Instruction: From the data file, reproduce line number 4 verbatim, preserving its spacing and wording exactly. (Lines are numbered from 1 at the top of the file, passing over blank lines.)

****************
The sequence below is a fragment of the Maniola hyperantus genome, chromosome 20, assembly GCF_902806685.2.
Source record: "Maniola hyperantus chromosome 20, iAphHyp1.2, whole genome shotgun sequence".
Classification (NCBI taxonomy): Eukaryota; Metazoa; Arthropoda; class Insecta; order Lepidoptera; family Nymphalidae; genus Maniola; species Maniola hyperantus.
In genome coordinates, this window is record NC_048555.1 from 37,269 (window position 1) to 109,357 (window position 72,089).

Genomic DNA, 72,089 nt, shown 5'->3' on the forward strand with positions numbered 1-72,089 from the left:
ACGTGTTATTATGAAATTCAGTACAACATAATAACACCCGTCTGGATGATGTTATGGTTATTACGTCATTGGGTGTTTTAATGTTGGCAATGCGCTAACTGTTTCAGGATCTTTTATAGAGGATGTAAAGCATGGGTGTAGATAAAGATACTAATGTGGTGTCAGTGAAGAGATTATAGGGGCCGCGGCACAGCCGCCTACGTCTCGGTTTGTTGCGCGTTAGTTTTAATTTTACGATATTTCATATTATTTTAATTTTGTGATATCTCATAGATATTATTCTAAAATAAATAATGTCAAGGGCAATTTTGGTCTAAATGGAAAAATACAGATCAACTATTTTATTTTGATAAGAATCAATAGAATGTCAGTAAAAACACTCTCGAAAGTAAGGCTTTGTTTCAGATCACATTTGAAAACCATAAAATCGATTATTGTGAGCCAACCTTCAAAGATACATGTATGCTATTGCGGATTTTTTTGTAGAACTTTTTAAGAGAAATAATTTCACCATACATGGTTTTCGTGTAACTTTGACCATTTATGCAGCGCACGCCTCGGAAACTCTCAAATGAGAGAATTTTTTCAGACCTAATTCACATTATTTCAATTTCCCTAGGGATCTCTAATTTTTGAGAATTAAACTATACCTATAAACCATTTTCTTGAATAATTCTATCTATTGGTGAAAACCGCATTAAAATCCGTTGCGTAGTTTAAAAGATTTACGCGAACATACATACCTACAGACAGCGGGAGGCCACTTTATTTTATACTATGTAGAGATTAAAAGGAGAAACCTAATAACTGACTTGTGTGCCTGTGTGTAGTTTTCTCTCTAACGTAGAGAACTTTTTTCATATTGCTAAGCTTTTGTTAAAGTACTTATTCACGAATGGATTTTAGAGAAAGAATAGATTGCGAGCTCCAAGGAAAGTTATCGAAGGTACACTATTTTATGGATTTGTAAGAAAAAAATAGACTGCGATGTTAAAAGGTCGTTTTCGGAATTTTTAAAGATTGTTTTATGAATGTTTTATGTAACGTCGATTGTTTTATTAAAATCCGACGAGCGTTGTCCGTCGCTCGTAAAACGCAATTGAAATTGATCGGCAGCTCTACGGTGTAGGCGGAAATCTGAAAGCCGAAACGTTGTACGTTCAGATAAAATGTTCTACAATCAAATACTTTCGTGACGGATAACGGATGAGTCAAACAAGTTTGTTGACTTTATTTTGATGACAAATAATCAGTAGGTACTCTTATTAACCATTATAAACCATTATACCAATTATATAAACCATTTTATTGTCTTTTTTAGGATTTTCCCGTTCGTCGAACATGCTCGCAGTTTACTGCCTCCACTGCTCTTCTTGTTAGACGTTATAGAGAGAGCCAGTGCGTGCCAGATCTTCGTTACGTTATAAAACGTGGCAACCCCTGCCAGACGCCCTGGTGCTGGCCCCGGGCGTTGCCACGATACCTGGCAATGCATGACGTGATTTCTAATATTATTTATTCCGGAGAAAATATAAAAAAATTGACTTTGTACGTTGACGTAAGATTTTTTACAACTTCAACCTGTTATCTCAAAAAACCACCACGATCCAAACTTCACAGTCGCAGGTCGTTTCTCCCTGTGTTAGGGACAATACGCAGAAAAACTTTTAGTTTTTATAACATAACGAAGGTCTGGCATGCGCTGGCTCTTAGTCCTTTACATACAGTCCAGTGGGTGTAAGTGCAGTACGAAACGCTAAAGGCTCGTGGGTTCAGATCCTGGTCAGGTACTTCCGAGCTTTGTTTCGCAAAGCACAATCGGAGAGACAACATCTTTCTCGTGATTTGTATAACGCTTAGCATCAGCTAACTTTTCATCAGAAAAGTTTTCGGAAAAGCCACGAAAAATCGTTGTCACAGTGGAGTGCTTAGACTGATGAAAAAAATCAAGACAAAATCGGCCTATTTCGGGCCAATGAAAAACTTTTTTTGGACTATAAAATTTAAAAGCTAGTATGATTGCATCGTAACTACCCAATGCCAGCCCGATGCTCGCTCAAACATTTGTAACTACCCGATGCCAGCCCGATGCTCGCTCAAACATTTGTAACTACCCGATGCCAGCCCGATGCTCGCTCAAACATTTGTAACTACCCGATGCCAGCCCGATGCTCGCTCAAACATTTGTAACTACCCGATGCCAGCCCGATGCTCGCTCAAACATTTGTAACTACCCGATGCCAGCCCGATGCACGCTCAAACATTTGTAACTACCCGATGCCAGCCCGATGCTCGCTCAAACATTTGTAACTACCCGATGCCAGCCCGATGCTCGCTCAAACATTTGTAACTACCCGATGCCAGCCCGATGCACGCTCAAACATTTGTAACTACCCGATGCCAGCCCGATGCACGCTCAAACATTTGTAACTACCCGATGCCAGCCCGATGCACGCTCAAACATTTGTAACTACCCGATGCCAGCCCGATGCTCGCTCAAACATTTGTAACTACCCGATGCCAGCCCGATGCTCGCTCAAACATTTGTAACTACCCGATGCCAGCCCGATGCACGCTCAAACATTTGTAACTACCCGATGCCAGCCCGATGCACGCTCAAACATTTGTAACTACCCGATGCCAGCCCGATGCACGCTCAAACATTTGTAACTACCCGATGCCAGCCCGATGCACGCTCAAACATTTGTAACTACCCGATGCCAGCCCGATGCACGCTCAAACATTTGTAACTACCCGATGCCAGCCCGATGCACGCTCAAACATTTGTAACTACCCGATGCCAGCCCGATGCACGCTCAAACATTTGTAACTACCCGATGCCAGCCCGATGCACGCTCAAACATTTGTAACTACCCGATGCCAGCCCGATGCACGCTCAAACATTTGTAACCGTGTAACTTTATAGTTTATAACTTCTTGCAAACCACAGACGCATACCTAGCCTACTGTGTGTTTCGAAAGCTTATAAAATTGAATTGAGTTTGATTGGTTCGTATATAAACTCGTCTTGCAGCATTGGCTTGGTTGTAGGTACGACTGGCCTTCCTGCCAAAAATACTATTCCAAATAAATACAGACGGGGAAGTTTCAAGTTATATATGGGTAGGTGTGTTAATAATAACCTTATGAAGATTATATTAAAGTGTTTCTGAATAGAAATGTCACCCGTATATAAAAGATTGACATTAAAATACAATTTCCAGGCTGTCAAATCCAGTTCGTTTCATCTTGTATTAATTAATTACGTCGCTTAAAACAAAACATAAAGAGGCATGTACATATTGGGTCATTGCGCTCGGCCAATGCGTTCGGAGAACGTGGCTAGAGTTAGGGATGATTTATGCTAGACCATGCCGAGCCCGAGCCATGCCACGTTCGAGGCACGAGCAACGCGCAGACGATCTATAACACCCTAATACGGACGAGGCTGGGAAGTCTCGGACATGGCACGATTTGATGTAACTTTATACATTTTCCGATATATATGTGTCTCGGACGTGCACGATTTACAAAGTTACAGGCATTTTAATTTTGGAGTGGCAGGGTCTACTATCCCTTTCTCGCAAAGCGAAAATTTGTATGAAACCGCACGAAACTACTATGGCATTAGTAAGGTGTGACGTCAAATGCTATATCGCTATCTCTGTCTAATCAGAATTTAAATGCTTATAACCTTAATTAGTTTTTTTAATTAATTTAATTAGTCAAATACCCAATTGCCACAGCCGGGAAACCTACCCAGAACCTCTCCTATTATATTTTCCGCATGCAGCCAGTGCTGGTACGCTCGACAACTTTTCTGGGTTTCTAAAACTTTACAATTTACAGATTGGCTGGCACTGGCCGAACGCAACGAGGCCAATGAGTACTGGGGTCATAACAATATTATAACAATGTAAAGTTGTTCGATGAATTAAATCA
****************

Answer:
In genome coordinates, this window is record NC_048555.1 from 37,269 (window position 1) to 109,357 (window position 72,089).